Note from Admissions: The 2020-2021 academic year is officially in swing, and as usual we have a new group of program assistants (PAs) working in the SIPA Office of Admissions and Financial Aid. They’ll specifically be helping you through the application and decision process over the next few months. We’ll be featuring our new PAs over the next couple of weeks, starting today with Zawadia LeFang.
Zawadia LeFang is a second-year MPA student with a concentration in Urban and Social Policy and a specialization in Technology, Media and Communications. She earned a Bachelor of Arts with honors in Economics from Occidental College. Prior to SIPA, she performed economic research on public health matters, mobilized around issues of diversity and equity through job and volunteer opportunities, and worked in economic consulting on antitrust and litigation matters. In 2017, she participated in PPIA JSI (the Public Policy and International Affairs Junior Summer Institute) at Princeton University. After graduating in May 2021, she plans to explore opportunities in policy analysis, social enterprise, and corporate social responsibility.
What experiences do you think prepared you to apply to and attend SIPA?
Attending a liberal arts college allowed me to approach the range of policy topics that we discuss at SIPA with nuance. Additionally, performing quantitative research in both classroom and workplace settings prior to applying helped prepare me for the rigorous studies that occur at SIPA. Participating in PPIA JSI during undergrad, an intensive 7-week microcosm of graduate policy education, was also a major key in helping me understand what to expect at SIPA academically and socially.
What was the most challenging aspect of the application process?
Overall, pulling together all of the materials for the application by the deadline was the toughest part. I underestimated how much time certain materials would take to prepare. For example, I thought the personal statement would be a moderately quick ‘about me’ exercise but it actually required deeper reflection on my motivations for pursuing an MPA at SIPA as well as a succinct evaluation of my short and long term career goals. Setting a realistic application timeline for preparing materials would have eased this challenge.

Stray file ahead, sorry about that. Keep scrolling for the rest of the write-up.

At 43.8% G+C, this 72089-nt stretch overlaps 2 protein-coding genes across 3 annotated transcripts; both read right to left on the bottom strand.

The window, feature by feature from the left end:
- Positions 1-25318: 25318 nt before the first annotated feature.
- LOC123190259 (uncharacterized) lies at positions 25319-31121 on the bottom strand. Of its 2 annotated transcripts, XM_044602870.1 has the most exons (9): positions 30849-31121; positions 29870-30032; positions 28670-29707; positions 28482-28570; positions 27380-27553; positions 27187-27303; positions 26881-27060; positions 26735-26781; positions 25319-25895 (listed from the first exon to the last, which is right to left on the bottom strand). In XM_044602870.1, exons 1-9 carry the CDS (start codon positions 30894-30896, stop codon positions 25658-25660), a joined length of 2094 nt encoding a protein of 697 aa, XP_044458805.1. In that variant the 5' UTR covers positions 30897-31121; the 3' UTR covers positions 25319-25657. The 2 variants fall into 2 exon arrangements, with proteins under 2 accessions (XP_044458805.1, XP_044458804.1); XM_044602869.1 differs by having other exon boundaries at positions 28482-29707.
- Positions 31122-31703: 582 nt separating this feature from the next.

What advice do you have for current applicants?
Use your personal statement to paint a clear picture of your goals for the future and how SIPA can help you achieve them. You know exactly why the degree program you are pursuing suits you, you know why SIPA is a great place for you and how you can contribute to the ecosystem, now the tougher part is making sure that you can effectively express all of that to the Admissions Committee. Keep in mind that preparing a cohesive and competitive application takes time. Give yourself enough leeway before the submission deadline.
Did you have a lot of quantitative experience when you applied to SIPA? Why or why not? How did you perform in those classes?
I had a good amount of quantitative experience at the time of application. I studied economics in undergrad and took several courses in the mathematics department. At SIPA, I opted to take advanced economics. Even with prior experience the quantitative core curriculum courses were challenging, however the Professors and TAs (teaching assistants) were very engaging, approachable and helpful. This made it easier to ask for help on any topics that I found difficult and ultimately I performed well in the classes.
What do you think makes a good SIPA student or what qualities do stellar SIPA students typically possess?
I think stellar SIPA students are able to translate their ideas into action, whether through activism, startup pitches, careers or other avenues. The peers I admire here at SIPA are inquisitive, open-minded, and ambitious. SIPA students are well-informed and open to discuss the policy topics they care about. We continuously teach each other and learn from each other.